A panel discussion on the planning milestones that transformed Vancouver in 2019
Expropriation of derelict hotels. Plans for 6,000 new units in 11 high-rises at the foot of Burrard Bridge, some as high as 60 storeys. Increase emission-reduction targets five-fold. Vancouver in 2019 was transformed. Or was it?
The Vancouver City Planning Commission, in partnership with SFU’s Vancity Office of Community Engagement, is brought together some of the city’s top urbanists and advocates to look back 12-months in order to see where Vancouver is heading.
The panel on February 6, 2020 included Sarah Blyth from the front lines of the opioid overdose crisis; Stephanie Allen, a champion of community housing; Ray Spaxman, the conscience of Vancouver’s planning community; and, Michelle Lorna Nahanee (Sḵwx̱wú7mesh), an Indigenous change maker. The panel will be moderated by Am Johal, Director, SFU’s Vancity Office of Community Engagement.
The panel delved into the planning actions, events, decisions and developments of 2019 and discussed emerging trends in the evolution of the city that have not previously been recognized.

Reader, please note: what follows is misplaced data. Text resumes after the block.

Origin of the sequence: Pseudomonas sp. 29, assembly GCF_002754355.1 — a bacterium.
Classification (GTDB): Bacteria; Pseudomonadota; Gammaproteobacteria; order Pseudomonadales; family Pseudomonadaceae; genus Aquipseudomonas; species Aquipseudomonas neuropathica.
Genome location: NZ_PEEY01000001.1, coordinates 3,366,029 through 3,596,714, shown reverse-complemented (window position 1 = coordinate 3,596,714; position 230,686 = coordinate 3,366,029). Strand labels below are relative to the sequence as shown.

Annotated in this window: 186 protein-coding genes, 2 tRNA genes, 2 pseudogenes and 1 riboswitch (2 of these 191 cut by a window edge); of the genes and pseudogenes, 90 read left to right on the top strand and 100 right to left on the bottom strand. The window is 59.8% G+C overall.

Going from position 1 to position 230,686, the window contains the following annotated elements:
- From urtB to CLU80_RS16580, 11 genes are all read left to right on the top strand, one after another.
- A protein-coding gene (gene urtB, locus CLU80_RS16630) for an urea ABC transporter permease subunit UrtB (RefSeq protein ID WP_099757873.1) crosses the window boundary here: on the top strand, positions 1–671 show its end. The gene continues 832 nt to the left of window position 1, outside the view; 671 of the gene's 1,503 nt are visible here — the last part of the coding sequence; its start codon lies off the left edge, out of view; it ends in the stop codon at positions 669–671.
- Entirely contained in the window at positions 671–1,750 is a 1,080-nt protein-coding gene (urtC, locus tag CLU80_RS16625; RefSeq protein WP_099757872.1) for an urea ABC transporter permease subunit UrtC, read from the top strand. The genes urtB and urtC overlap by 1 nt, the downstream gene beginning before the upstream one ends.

Sarah Blythe, Panelist
Sarah Blythe is the Executive director of the Overdose Prevention Society and a mental health worker with the Portland Hotel Society. In both of these roles, Sarah works on the front lines of the opioid overdose crisis. Sarah is also the former chair of the Vancouver Park Board.
Stephanie Allen, Panelist
Stephanie Allen is a Founding Director of Hogan’s Alley Society. She has an undergraduate in Business and a master’s degree in Urban Studies. Stephanie and has worked for 18 years in real estate development in the US, Alberta and BC with the last 9 years focused on affordable housing as a critical part of equitable city-building.
Ray Spaxman, Panelist
Ray Spaxman is an architect and planner. He was a former municipal planner in England, Toronto and Vancouver, where he was director of planning for the City of Vancouver from 1973 to 1989. Subsequently, Ray, as president of RSC Ltd., provided planning and urban design advice in Canada and Internationally. Now, with over 60 years of experience, he is “sort of” retired.
Ian Campbell, Panelist
Xàlek/Sekyú Siýam Ian Cambell is a Squamish Hereditary Chief and an elected councillor of the Squamish Nation. He also serves on the board of MST Development Corporation (MST), a corporate entity which manages real estate properties owned by a partnership between the Musqueam Indian Band, the Squamish Nation, and the Tsleil-Waututh Nation. In the years leading up to the Vancouver 2010 Winter Olympics, Campbell was involved in the negotiations for First Nation governments participation in the games, as the Four Host First Nations.
Am Johal, Moderator
Am Johal is the Director of SFU’s Vancity Office of Community Engagement and the Co-Director of the Community Engaged Research Initiative. He is co-author of Global Warming and the Sweetness of Life: A Tar Sands Tale with Matt Hern. He currently sits on the boards of 221A Gallery, the Indian Summer Festival and the Bloom Group.